Nutrition

The Mediterranean Diet. What Does the Dietitian think?

As a Registered Dietitian (RD), I’m often asked about what I think of the latest trending diet. Some of my responses are quick and simple, ie “No, I certainly don’t recommend limiting your intake to nothing more than herbal teas and a lemon juice/cayenne pepper/maple syrup concoction.” Most often though, I find myself providing a more detailed response. This is because most of the popular diets do offer benefit, some more than others, but at least some.

I thought I’d post a series on my professional opinion of popular diets. Today, I’m starting with a diet that more closely resembles my own nutrition philosophy. Here’s my take on the Mediterranean Diet.

The Mediterranean diet is a heart-healthy diet and has the research to back it. Multiple studies have shown that a Mediterranean diet is effective for reducing LDL cholesterol, also known as the “bad cholesterol”, as well as increasing HDL, the “good cholesterol”. Furthermore, improvements in blood sugar levels and blood pressure are associated with this way of eating.

The premise behind the Mediterranean diet is that it is high in vegetables, fruits, whole-grains, legumes and olive oil. Moderate amounts of low-fat dairy, fish, and red wine are recommended. What’s encouraged in limited amounts is red meat.

Much of heart-healthy benefits attributed from the Mediterranean diet stem from its high content of fresh produce, plenty of vegetables and fruits providing fiber and phytochemicals including antioxidants, shown to reduce the damage caused by free radicals. Olive oil, nuts- particularly almonds, and avocados are emphasized in the Mediterranean diet. They provide a source of monounsaturated fats, a type of beneficial fat shown to increase good cholesterol.

Is the Mediterranean diet sustainable? Most likely. The Mediterranean diet incorporates foods from all of the food groups- meat and beans, vegetables and fruits, dairy, and fats and oils. While red meat is limited, it’s not completely off limits either. In fact, red meat can still be enjoyed a couple times a month. Those who love a daily burger may have trouble adhering to the Mediterranean plan, but otherwise, it shouldn’t be considered a very challenging diet to follow.

The fact that most restaurants also cater to the Mediterranean diet makes it more likely that people will adhere. A salad or steamed veggies with grilled chicken breast or salad are typical restaurant meals that meet the Mediterranean diet criteria. Even pizza, when prepared with a whole-grain crust, veggies and a light layer of cheese can part of the plan.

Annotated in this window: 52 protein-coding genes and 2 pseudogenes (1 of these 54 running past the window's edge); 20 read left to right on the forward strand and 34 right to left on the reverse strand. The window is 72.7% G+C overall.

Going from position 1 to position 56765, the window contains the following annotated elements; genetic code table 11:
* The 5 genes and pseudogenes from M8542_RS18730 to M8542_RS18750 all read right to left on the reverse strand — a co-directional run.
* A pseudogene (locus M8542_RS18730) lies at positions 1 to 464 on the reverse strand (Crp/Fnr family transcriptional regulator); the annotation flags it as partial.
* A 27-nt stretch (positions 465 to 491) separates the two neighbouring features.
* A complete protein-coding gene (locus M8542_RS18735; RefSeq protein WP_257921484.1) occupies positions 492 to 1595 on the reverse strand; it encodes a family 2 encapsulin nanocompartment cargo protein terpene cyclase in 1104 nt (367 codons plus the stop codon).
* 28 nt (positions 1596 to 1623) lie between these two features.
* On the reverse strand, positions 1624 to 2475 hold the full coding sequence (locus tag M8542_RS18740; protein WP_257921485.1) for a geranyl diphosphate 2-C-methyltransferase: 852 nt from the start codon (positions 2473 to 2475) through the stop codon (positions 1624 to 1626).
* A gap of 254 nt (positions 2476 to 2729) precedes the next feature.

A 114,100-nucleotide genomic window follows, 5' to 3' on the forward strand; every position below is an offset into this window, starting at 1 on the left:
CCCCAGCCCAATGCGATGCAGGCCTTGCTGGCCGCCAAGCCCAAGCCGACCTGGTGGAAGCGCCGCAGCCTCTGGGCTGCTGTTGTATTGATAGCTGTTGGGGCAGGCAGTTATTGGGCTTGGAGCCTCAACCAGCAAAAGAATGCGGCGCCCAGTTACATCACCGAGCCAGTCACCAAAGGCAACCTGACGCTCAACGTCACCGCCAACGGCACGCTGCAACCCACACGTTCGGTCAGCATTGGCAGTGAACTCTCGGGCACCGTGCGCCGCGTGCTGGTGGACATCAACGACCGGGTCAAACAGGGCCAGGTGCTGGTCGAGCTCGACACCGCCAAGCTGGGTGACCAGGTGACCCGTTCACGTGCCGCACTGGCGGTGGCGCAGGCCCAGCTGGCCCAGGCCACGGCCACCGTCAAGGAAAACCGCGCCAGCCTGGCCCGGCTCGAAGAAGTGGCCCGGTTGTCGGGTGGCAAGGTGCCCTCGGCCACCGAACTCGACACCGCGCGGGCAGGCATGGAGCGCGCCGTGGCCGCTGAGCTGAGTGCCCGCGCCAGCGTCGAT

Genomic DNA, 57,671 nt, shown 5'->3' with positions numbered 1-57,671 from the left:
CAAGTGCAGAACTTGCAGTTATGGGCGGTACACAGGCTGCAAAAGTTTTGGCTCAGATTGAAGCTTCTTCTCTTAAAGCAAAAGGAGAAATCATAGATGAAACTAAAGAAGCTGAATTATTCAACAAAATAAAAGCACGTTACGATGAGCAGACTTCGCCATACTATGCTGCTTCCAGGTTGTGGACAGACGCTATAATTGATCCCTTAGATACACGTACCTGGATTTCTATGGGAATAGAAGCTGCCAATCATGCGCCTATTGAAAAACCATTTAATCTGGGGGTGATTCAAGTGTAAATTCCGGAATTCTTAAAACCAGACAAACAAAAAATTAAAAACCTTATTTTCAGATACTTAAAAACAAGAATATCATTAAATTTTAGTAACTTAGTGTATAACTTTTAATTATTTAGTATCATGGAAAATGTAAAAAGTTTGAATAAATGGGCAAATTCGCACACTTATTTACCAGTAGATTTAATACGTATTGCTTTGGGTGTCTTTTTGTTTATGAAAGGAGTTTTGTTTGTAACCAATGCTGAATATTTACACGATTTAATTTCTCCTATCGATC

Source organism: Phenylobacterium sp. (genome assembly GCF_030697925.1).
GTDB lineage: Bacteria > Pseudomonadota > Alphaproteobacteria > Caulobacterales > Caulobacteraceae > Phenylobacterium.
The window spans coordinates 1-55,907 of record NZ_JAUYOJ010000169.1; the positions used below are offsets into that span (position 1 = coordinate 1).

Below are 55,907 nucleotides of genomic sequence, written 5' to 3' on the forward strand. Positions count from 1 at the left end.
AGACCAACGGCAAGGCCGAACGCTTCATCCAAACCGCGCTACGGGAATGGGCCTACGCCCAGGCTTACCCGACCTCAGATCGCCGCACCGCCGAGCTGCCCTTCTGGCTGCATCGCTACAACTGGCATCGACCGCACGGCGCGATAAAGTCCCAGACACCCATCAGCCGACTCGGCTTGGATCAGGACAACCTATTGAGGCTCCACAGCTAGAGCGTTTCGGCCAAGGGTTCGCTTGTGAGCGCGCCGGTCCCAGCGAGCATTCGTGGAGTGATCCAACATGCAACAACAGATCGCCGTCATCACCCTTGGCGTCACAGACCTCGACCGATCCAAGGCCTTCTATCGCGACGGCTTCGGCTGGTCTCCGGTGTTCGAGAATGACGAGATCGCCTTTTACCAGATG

Alcohol, something most diet plans restrict, if not eliminate, is a component of the Mediterranean diet that offers appeal. Moderate amounts of red wine are encouraged for its cardiovascular benefit. The key is limiting red intake to no more than one glass per day for women, two for men.

So what might a typical day on the Mediterranean diet look like? How about breakfast of oatmeal topped with a dollop of plain, non-fat Greek yogurt, a handful of berries and a few tablespoons of chopped walnuts. Lunch might include a meal- sized salad of spring mix and an assortment of vegetables, topped with a grilled chicken breast and edameme, finished with a light drizzle of olive oil. Dinner may feature a fillet of salmon with sides of quinoa and steamed broccoli, and balsamic vinaigrette for dipping. Snacks through the day could include a piece of low-fat mozzarella with whole-grain crackers, or a handful of almonds and an apple.

As a registered dietitian, I recommend the Mediterranean diet for anyone looking to improve their heart health as well as anyone seeking an overall healthy diet. The research is clear in that the Mediterranean diet helps to reduce risk factors associated with heart disease; improvements in cholesterol, triglycerides and blood pressure have been shown. However, the benefits of eating plenty of vegetables and fruit, lean proteins, nuts and seeds extends to overall improvements in health, especially when these foods replace the processed meals and snacks so abundant in the typical American diet.

For more information on the Mediterranean Diet, check out Oldways a food nutrition education organization.

One of my favorite meals- roasted veggie and goat cheese pizza on an egg white crust is Mediterranean Diet approved!

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